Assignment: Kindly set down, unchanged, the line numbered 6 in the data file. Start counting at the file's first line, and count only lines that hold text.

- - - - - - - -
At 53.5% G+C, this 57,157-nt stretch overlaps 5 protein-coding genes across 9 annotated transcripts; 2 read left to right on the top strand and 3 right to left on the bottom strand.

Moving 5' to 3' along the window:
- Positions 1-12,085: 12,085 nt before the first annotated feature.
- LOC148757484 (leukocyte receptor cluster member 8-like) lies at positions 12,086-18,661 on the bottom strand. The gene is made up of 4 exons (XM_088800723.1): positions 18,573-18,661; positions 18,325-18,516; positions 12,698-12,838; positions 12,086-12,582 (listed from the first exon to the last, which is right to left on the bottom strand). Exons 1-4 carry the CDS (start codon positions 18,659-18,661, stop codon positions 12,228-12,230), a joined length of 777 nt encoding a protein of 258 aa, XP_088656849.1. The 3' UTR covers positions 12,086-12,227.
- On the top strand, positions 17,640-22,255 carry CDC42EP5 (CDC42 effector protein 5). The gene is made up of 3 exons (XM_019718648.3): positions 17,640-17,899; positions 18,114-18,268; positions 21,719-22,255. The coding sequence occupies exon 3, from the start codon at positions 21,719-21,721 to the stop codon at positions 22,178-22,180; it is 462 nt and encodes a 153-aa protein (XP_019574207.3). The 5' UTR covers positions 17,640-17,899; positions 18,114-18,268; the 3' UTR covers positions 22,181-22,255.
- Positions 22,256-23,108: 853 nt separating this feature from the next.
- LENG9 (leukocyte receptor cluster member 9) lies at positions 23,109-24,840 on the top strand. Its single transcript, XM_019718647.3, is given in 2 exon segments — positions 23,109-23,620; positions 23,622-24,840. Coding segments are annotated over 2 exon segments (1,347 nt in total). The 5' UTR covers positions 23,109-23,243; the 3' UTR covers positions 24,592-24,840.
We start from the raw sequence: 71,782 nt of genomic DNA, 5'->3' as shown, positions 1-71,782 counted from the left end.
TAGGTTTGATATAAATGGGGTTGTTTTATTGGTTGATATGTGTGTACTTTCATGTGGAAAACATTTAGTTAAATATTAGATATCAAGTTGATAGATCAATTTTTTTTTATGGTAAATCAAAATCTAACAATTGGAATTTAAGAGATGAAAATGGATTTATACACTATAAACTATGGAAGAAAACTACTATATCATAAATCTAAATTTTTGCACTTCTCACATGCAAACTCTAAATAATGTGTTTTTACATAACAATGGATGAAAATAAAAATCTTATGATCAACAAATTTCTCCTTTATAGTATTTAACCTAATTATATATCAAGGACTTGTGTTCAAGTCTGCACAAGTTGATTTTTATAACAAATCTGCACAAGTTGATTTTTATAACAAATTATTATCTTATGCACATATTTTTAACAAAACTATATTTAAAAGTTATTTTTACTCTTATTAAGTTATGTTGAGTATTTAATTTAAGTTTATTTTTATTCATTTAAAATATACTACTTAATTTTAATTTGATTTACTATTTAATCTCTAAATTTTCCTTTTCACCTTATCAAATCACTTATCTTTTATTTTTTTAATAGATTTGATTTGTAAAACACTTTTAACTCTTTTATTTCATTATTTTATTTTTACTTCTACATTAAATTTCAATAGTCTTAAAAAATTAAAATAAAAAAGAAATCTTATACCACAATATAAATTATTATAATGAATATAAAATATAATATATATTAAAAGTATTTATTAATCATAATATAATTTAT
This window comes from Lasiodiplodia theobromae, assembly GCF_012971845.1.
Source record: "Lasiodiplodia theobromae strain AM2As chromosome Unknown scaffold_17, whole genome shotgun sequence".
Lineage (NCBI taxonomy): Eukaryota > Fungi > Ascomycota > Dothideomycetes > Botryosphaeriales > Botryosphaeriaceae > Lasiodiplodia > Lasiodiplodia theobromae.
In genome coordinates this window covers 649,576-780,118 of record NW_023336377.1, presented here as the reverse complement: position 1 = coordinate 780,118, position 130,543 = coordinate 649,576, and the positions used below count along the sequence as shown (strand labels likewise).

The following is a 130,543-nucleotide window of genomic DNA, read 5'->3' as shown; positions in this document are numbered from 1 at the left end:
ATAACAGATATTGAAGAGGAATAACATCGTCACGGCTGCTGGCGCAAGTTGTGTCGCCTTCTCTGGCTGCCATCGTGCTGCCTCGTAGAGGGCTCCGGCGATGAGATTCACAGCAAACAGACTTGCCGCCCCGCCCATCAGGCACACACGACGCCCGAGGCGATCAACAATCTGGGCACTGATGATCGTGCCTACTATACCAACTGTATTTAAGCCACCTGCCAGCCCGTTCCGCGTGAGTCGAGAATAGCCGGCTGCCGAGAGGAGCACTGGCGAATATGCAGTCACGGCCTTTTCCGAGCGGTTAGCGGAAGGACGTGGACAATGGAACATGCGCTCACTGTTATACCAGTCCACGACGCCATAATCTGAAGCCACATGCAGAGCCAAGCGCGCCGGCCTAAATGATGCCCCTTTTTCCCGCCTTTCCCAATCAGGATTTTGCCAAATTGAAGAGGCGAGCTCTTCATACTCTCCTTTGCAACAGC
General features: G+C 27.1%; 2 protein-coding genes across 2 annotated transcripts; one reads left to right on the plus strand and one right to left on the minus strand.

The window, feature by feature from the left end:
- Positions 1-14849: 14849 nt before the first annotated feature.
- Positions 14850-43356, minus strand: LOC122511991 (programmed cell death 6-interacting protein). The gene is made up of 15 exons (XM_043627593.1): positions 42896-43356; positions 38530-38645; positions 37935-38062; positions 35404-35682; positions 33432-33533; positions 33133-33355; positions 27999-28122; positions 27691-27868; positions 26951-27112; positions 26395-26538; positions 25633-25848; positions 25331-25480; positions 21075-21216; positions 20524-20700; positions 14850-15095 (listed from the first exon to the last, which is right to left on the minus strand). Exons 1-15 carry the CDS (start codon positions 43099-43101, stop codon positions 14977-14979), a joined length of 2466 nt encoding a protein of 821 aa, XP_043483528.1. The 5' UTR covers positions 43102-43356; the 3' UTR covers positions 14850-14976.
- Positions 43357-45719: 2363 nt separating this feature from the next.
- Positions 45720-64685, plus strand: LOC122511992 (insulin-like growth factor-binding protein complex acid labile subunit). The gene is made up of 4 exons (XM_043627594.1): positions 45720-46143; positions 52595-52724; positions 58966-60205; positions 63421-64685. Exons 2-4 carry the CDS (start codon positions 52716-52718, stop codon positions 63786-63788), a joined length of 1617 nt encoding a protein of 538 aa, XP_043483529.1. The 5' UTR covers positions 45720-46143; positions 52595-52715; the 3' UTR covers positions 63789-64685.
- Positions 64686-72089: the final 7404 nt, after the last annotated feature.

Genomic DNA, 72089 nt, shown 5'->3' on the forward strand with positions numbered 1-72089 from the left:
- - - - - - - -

- Positions 22,256-23,108: 853 nt separating this feature from the next.